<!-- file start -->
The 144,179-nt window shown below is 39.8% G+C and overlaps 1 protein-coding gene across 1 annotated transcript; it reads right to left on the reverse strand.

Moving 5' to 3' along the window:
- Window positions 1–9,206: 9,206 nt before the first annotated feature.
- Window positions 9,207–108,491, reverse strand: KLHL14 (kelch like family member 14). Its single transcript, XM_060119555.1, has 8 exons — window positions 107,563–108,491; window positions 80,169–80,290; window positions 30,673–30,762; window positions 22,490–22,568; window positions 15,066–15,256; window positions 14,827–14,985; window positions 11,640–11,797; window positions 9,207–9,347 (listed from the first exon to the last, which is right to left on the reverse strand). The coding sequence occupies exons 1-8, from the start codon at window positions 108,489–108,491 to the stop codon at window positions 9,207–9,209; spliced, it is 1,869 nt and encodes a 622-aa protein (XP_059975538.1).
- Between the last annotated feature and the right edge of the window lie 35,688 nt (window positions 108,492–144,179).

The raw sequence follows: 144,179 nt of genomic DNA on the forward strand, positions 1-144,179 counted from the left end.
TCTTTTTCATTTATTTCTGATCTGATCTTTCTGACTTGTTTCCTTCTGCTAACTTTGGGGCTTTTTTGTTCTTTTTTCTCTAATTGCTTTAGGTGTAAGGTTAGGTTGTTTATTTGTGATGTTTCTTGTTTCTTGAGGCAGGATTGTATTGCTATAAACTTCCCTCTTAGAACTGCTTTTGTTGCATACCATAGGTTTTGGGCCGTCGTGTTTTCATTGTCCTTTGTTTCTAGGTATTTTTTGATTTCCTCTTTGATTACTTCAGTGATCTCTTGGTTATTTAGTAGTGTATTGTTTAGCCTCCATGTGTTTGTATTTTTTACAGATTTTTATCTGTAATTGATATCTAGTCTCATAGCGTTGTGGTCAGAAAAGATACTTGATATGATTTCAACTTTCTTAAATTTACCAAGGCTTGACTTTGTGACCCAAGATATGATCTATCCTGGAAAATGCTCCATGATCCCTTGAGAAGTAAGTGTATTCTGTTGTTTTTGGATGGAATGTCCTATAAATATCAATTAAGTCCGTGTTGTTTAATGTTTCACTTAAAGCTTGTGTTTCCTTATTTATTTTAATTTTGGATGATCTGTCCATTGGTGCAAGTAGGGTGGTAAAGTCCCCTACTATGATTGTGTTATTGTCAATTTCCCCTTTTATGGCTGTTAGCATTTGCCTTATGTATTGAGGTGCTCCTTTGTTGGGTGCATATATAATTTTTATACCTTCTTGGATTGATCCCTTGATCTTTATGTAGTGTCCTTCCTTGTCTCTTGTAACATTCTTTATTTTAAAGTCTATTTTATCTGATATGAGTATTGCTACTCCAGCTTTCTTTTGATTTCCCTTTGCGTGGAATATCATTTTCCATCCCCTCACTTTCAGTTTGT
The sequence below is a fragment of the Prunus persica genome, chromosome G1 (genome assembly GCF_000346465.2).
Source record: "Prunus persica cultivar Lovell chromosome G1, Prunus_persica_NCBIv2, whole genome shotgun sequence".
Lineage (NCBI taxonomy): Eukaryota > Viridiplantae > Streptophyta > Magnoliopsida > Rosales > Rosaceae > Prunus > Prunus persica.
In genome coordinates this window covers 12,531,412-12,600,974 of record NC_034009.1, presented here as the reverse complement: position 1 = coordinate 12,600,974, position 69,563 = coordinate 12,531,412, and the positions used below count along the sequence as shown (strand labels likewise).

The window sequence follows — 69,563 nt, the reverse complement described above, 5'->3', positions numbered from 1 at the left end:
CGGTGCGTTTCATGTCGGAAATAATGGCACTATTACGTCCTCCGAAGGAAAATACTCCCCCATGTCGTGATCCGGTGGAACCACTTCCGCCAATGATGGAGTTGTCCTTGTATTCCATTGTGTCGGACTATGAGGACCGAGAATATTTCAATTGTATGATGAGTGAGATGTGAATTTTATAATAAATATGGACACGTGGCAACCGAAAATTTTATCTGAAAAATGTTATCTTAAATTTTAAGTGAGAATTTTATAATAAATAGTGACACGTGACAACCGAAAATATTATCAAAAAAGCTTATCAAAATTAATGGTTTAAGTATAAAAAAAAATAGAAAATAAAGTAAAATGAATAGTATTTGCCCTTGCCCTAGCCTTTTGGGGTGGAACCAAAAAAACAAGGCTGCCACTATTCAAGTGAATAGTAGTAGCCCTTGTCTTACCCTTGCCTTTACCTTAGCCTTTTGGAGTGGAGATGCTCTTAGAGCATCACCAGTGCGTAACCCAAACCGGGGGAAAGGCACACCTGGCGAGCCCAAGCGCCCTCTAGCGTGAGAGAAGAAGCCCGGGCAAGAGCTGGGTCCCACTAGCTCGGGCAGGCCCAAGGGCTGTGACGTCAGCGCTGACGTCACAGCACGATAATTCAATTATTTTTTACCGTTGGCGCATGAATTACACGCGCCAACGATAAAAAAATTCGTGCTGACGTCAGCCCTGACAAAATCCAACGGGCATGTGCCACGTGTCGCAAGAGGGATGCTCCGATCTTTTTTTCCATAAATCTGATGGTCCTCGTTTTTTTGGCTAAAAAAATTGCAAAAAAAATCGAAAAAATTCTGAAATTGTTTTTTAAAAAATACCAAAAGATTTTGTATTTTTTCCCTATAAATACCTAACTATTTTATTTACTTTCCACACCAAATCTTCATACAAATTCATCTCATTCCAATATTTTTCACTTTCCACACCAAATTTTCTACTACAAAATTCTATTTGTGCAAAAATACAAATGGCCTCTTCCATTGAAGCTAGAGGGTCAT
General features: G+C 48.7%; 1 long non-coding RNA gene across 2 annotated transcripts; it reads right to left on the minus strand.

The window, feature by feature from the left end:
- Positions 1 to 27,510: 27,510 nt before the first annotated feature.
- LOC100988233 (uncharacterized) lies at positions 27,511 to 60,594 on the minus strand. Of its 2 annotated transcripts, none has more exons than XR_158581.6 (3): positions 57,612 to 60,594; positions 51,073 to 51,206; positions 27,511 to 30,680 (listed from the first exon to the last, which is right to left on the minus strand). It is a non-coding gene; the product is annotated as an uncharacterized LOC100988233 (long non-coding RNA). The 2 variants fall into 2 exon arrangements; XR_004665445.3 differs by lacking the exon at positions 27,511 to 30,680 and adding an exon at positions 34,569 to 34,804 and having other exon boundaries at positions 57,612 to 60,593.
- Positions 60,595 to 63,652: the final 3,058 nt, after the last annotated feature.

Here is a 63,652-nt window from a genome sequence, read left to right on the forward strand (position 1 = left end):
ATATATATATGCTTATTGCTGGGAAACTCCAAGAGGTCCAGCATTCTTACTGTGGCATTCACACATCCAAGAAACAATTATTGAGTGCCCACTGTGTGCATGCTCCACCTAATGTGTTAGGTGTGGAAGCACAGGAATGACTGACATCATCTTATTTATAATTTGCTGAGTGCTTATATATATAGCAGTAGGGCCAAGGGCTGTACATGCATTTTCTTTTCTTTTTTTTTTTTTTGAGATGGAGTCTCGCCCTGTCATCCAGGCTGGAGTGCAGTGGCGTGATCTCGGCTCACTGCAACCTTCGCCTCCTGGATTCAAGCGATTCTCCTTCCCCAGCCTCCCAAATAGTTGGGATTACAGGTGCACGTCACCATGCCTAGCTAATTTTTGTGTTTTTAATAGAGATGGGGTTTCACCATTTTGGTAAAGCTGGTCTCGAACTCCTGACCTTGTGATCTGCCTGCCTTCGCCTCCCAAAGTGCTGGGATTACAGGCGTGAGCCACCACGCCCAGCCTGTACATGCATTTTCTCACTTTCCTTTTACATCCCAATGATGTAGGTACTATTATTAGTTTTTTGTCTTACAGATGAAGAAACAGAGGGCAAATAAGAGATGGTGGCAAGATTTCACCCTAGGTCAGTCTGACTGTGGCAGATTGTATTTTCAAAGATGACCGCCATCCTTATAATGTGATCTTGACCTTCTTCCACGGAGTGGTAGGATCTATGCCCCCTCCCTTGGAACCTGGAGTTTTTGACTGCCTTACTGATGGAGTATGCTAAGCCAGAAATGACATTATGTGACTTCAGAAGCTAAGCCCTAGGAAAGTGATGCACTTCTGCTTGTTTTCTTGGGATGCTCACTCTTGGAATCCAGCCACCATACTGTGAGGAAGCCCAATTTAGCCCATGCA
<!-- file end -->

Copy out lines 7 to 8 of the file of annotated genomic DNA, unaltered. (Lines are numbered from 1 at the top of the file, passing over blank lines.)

TCTTTTTCATTTATTTCTGATCTGATCTTTCTGACTTGTTTCCTTCTGCTAACTTTGGGGCTTTTTTGTTCTTTTTTCTCTAATTGCTTTAGGTGTAAGGTTAGGTTGTTTATTTGTGATGTTTCTTGTTTCTTGAGGCAGGATTGTATTGCTATAAACTTCCCTCTTAGAACTGCTTTTGTTGCATACCATAGGTTTTGGGCCGTCGTGTTTTCATTGTCCTTTGTTTCTAGGTATTTTTTGATTTCCTCTTTGATTACTTCAGTGATCTCTTGGTTATTTAGTAGTGTATTGTTTAGCCTCCATGTGTTTGTATTTTTTACAGATTTTTATCTGTAATTGATATCTAGTCTCATAGCGTTGTGGTCAGAAAAGATACTTGATATGATTTCAACTTTCTTAAATTTACCAAGGCTTGACTTTGTGACCCAAGATATGATCTATCCTGGAAAATGCTCCATGATCCCTTGAGAAGTAAGTGTATTCTGTTGTTTTTGGATGGAATGTCCTATAAATATCAATTAAGTCCGTGTTGTTTAATGTTTCACTTAAAGCTTGTGTTTCCTTATTTATTTTAATTTTGGATGATCTGTCCATTGGTGCAAGTAGGGTGGTAAAGTCCCCTACTATGATTGTGTTATTGTCAATTTCCCCTTTTATGGCTGTTAGCATTTGCCTTATGTATTGAGGTGCTCCTTTGTTGGGTGCATATATAATTTTTATACCTTCTTGGATTGATCCCTTGATCTTTATGTAGTGTCCTTCCTTGTCTCTTGTAACATTCTTTATTTTAAAGTCTATTTTATCTGATATGAGTATTGCTACTCCAGCTTTCTTTTGATTTCCCTTTGCGTGGAATATCATTTTCCATCCCCTCACTTTCAGTTTGT
The sequence below is a fragment of the Prunus persica genome, chromosome G1 (genome assembly GCF_000346465.2).